As I reflected on this hitherto unrecognised passion, I realised CS Lewis shared it. Narnia has a different time flow to Earth: Lucy comes out of the wardrobe, surprised she hasn’t been missed. Jill and Eustace in The Silver Chair return after a long perilous adventure to confront the school bullies just seconds after they’d left. Also they see Father Time, asleep in the deep lands.

In the previous post I mentioned my belief the hidden code in Narnia is not the seven planets, but the seven Days. Instead of Michael Ward’s theory that The Silver Chair is moon-related, I believe it’s Thursday-related. The Silver Chair references Thor, more than the moon. It’s true, as Ward says, water is a moon symbol and there’s water aplenty in The Silver Chair. However, Thor is a storm god and his enemies, the thurses, were bringers of foul weather. So other explanations for copious water exist.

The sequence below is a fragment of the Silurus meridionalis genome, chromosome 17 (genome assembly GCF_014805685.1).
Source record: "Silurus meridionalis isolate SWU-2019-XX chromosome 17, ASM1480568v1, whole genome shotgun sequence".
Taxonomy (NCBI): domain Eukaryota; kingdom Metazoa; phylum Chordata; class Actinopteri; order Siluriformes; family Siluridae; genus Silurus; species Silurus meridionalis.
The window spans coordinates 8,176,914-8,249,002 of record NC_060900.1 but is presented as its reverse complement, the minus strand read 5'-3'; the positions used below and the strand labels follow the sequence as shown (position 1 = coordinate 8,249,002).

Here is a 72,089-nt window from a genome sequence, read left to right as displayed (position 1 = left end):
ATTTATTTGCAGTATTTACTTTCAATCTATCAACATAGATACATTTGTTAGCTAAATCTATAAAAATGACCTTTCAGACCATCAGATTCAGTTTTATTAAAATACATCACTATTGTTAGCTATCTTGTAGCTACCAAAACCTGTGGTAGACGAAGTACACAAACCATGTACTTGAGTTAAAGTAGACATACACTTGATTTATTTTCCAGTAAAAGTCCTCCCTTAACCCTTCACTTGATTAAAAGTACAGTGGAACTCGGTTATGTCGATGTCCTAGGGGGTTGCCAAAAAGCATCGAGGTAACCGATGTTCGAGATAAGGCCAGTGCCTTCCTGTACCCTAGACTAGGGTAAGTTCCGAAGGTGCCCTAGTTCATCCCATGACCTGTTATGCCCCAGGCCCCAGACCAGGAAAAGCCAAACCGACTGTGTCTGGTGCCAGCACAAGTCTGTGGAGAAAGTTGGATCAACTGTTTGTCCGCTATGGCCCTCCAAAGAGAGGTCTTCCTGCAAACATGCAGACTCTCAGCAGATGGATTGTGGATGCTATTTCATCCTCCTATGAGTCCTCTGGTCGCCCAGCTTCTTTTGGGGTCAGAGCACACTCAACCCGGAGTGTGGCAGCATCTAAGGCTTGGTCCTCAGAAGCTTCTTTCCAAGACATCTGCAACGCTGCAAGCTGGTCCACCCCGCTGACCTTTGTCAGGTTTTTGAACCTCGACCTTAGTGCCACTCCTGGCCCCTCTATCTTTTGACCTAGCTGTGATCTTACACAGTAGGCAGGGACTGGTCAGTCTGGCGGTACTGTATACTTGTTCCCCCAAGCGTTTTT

Lewis’ allusions to giants evoke the thurses. The unnamed Lady of the Green Kirtle allied to the cultured giants of Harfang who engages in deceitful word-games recalls the unnamed lady of the green girdle in Sir Gawain and the Green Knight. She too indulges in deceitful word-games and is allied to a cultured giant, the half-etayn Sir Bercilak.

Which brings me to a question about Thursday. In The Man Who Was Thursday, Chesterton’s ‘Thursday’ takes on a glory of stars and planets. Lewis’ ‘Thursday’ giants lead towards a different deep: underground rather than outer space.

So, should my Thursday’s Child be my fox, fawn or the owl obsessed with sunglasses? I guess, if I want to pay my dues to The Silver Chair’s inspiration, it really has to be the owl.

1 Comment

  1. Lynne

    What is wrong with “the deeps of time”? Nothing strange about that, it makes perfect sense to me.

    I think you’re right about Thursday’s Child, it should be the owl. I saw him in my minds eye winging his way over mountain tops and through clouds. It seemed to fit in with the line from the old nursery rhyme, “Thursday’s child has far to go.” I’m a Thursday child, and so far I’ve been marching on the spot, it seems my journey is still ahead of me 🙂